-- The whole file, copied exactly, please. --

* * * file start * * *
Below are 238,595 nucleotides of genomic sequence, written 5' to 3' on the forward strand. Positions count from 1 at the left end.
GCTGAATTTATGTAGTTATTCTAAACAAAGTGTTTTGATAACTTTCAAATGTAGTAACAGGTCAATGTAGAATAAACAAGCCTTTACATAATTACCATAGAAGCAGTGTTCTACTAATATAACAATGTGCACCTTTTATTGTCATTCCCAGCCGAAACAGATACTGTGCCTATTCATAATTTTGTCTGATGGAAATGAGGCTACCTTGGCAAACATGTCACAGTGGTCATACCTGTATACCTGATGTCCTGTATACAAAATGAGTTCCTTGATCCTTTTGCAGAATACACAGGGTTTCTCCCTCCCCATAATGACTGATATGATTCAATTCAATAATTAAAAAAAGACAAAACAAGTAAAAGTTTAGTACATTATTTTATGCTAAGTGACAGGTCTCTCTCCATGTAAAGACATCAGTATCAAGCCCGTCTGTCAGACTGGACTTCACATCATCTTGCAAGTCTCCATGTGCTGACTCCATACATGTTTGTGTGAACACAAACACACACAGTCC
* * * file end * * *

Below are 238,595 nucleotides of genomic sequence, written 5' to 3' on the forward strand. Positions count from 1 at the left end.
GCTGAATTTATGTAGTTATTCTAAACAAAGTGTTTTGATAACTTTCAAATGTAGTAACAGGTCAATGTAGAATAAACAAGCCTTTACATAATTACCATAGAAGCAGTGTTCTACTAATATAACAATGTGCACCTTTTATTGTCATTCCCAGCCGAAACAGATACTGTGCCTATTCATAATTTTGTCTGATGGAAATGAGGCTACCTTGGCAAACATGTCACAGTGGTCATACCTGTATACCTGATGTCCTGTATACAAAATGAGTTCCTTGATCCTTTTGCAGAATACACAGGGTTTCTCCCTCCCCATAATGACTGATATGATTCAATTCAATAATTAAAAAAAGACAAAACAAGTAAAAGTTTAGTACATTATTTTATGCTAAGTGACAGGTCTCTCTCCATGTAAAGACATCAGTATCAAGCCCGTCTGTCAGACTGGACTTCACATCATCTTGCAAGTCTCCATGTGCTGACTCCATACATGTTTGTGTGAACACAAACACACACAGTCC